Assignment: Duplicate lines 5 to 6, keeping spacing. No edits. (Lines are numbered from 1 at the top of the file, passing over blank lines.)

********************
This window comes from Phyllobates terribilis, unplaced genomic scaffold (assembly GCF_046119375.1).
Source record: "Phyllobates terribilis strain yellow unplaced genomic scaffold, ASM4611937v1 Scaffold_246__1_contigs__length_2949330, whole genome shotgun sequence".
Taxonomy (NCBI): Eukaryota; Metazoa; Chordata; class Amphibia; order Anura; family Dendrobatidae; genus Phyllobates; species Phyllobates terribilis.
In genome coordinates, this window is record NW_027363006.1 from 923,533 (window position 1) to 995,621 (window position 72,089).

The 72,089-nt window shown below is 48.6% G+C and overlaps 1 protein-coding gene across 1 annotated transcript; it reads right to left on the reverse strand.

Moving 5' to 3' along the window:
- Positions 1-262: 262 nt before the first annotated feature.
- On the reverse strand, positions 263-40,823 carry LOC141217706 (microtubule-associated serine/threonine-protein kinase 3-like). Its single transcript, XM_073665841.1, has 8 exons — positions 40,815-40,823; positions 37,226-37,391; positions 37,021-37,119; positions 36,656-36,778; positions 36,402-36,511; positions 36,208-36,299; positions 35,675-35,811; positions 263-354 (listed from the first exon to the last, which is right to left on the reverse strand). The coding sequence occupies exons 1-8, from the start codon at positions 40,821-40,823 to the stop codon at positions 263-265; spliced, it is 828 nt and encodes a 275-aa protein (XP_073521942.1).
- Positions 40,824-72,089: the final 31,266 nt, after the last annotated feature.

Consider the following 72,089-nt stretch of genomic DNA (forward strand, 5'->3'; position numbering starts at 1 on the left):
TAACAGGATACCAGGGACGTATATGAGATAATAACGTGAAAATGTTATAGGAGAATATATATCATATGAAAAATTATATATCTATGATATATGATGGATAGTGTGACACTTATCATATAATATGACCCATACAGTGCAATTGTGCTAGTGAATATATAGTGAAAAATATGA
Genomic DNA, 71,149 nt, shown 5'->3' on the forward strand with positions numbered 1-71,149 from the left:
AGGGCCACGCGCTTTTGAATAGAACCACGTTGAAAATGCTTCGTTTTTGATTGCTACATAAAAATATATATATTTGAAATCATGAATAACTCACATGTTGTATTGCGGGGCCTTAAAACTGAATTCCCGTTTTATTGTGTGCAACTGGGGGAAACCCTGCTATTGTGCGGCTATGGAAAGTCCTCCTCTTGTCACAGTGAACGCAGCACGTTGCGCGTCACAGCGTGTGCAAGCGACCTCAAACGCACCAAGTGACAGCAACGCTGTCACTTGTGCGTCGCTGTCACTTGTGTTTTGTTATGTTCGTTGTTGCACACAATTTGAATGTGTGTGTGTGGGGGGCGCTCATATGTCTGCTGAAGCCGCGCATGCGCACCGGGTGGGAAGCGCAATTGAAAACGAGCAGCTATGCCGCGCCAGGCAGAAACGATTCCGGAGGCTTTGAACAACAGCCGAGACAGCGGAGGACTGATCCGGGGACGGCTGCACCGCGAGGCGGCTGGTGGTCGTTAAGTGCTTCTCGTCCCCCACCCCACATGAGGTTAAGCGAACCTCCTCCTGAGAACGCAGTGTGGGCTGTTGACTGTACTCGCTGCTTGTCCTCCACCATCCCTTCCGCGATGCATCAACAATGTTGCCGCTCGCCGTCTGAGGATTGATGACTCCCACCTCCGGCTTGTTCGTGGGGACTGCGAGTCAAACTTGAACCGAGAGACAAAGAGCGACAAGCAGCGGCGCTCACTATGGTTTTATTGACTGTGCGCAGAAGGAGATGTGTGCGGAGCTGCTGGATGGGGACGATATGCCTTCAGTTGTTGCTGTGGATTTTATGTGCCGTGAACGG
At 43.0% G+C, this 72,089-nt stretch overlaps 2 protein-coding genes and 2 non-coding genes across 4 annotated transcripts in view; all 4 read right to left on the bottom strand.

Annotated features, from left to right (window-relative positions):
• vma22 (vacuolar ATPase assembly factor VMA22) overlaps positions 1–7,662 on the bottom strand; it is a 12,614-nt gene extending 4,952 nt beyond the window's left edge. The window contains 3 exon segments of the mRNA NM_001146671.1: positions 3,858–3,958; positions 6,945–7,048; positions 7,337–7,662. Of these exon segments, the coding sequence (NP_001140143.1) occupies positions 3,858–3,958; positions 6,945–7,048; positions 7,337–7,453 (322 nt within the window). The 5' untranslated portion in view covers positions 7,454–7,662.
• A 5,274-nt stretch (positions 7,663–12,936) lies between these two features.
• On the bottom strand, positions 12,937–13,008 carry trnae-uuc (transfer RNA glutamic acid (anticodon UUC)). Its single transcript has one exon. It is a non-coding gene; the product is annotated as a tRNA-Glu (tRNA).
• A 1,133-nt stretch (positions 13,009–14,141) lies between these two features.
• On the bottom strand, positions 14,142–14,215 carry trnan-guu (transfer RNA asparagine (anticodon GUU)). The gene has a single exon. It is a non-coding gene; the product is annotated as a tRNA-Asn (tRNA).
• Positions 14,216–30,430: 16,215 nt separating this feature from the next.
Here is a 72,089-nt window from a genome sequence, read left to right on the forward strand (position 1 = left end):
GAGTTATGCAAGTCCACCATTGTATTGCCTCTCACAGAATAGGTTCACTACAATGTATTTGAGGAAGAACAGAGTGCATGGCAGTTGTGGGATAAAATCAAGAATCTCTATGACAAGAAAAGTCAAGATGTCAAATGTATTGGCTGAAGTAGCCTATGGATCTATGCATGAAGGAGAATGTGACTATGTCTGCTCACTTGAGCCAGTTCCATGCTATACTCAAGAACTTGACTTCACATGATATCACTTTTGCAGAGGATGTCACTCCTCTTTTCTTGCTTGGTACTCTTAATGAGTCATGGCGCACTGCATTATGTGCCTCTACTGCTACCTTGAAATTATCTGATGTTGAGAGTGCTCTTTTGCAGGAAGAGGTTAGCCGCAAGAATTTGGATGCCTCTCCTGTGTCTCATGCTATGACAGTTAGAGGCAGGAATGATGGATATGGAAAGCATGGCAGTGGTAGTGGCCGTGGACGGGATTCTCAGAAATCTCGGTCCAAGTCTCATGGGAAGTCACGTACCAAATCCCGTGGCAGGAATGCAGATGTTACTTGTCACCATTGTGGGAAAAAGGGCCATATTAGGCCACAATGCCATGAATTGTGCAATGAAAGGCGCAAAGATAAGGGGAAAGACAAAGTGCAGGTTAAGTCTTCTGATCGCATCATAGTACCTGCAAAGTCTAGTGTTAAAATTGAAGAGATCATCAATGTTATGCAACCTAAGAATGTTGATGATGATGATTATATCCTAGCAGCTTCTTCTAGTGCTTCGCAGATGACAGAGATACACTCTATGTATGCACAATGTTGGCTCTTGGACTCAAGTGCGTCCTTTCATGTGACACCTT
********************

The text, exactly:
The 72,089-nt window shown below is 48.6% G+C and overlaps 1 protein-coding gene across 1 annotated transcript; it reads right to left on the reverse strand.

Moving 5' to 3' along the window: